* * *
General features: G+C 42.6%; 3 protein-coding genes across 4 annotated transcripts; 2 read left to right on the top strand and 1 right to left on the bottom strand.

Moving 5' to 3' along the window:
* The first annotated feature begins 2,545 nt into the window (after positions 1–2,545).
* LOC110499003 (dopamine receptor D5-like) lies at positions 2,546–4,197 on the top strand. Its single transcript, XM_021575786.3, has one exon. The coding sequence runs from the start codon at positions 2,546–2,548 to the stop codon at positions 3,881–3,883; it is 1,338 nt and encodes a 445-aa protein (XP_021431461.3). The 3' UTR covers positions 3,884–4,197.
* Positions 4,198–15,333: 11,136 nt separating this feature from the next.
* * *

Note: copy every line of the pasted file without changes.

General features: G+C 42.6%; 3 protein-coding genes across 4 annotated transcripts; 2 read left to right on the top strand and 1 right to left on the bottom strand.

Moving 5' to 3' along the window:
* The first annotated feature begins 2,545 nt into the window (after positions 1–2,545).
* LOC110499003 (dopamine receptor D5-like) lies at positions 2,546–4,197 on the top strand. Its single transcript, XM_021575786.3, has one exon. The coding sequence runs from the start codon at positions 2,546–2,548 to the stop codon at positions 3,881–3,883; it is 1,338 nt and encodes a 445-aa protein (XP_021431461.3). The 3' UTR covers positions 3,884–4,197.
* Positions 4,198–15,333: 11,136 nt separating this feature from the next.